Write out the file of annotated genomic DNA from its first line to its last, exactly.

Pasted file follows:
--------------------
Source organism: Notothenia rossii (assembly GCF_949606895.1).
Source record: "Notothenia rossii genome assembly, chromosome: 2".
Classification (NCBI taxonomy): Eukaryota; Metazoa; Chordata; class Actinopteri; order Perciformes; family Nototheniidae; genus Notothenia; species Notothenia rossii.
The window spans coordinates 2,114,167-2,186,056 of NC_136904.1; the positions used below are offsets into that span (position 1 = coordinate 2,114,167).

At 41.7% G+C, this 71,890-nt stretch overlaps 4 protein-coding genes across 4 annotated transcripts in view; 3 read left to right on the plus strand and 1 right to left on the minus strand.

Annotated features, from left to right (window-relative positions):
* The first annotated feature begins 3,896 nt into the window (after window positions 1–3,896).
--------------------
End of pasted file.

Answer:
Source organism: Notothenia rossii (assembly GCF_949606895.1).
Source record: "Notothenia rossii genome assembly, chromosome: 2".
Classification (NCBI taxonomy): Eukaryota; Metazoa; Chordata; class Actinopteri; order Perciformes; family Nototheniidae; genus Notothenia; species Notothenia rossii.
The window spans coordinates 2,114,167-2,186,056 of NC_136904.1; the positions used below are offsets into that span (position 1 = coordinate 2,114,167).

At 41.7% G+C, this 71,890-nt stretch overlaps 4 protein-coding genes across 4 annotated transcripts in view; 3 read left to right on the plus strand and 1 right to left on the minus strand.

Annotated features, from left to right (window-relative positions):
* The first annotated feature begins 3,896 nt into the window (after window positions 1–3,896).